By on August 8, 2014

SAIC

A number of antitrust probes into companies such as Microsoft, Audi and Chrysler may be hinting at China’s preference for domestic firms over the transplants.

Reuters reports the State Administration for Industry and Commerce and the National Development and Reform Commission are pursuing investigations into the companies as part of enforcement efforts of a six-year-old anti-monopoly law that stipulates fines of anywhere from 1 percent to 10 percent of a company’s earnings for the previous year if found in violation.

Antitrust expert and professor at University of Melbourne Law School Mark Williams notes a large number of anti-monopoly investigations are being aimed at transplants, which suggests the law “is being used to discipline new entrants to the China market.

In addition, the U.S. Chamber of Commerce penned a letter to both Secretary of State John Kerry and Treasury Secretary Jacob Lew urging the federal government to crackdown on Beijing’s alleged abuse of the AML to promote Chinese industry over “the internationally accepted norm of using competition law to protect consumer welfare and competition.”

Authorities in Beijing beg to differ, proclaiming the AML is being applied equally to both domestic and transplant firms, citing investigations into local telecoms and financial institutions as proof of equal application of the law.

Get the latest TTAC e-Newsletter!

2 Comments on “Application Of Anti-Monopoly Law On Transplants Raise Chinese Protectionism Concerns...”


  • avatar
    schmitt trigger

    …..which suggests the law “is being used to discipline new entrants to the China market.

    Yup, that is exactly what this is all about.

    “Disciplining” a foreign company may mean to take a domestic partner.
    This will be difficult to achieve with software companies like Microsoft, which should be leery enough to share proprietary IP and next someone making Microsoft Office knockoffs.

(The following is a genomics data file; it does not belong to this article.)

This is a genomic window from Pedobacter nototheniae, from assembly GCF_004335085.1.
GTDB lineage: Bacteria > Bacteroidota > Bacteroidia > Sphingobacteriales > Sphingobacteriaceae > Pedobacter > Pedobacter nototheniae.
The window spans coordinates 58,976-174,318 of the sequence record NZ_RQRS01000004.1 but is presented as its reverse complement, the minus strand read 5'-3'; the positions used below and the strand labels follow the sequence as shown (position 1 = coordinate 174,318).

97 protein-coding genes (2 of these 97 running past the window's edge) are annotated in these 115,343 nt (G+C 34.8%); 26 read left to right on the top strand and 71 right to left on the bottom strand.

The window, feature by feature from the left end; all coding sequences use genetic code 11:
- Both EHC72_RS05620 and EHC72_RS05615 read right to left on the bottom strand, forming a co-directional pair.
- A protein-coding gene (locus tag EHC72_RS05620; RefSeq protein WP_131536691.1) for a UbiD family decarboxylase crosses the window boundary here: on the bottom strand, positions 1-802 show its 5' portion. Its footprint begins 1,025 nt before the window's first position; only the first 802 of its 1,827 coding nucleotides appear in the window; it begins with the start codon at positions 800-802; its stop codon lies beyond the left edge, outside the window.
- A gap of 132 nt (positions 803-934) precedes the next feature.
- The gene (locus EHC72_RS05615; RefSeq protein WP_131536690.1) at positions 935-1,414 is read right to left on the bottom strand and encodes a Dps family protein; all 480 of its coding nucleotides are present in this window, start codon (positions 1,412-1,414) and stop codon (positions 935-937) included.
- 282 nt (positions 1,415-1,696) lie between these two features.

• avatar
    wheeler

    The probe is aimed at foreign joint ventures in general,and applies to new cars, spare parts, and after sales service.
    Regarding new cars, to quote the Chinese press:
    “For a long time, the prices of luxury cars in China have been too high. Audi’s R8 5.2FSI is priced at about 700,000 yuan (US$114,000) overseas, for example, but is sold for 2.6 million yuan (US$428,000) in China, more than triple its overseas price.”
    Foreign automakers argue that the price difference is due to higher import duties, and various taxes. But an increase of three times seems to warrant some inquiry, considering that its been six years since the anti-monopoly law was passed.

Read all comments

Back to TopLeave a Reply

You must be logged in to post a comment.

Recent Comments

  • Guytonglavin: @Astigmatism me too! I bought a 960 24v as a stand-in once. My s80 was temporarily ill at the time. It...
  • Rocket: Since your credibility is currently in negative figures, I’ll take a pass on whatever anti-Ford link...
  • Flipper35: Is it just me? I don’t see Daytona as much as Citation.
  • Astigmatism: I coveted the 960 when I was a kid (I was a weird kid) but didn’t know this one existed. I like...
  • toronado: I bet buyers scarfed these up….

New Car Research

Get a Free Dealer Quote

Who We Are

  • Adam Tonge
  • Bozi Tatarevic
  • Corey Lewis
  • Mark Baruth
  • Ronnie Schreiber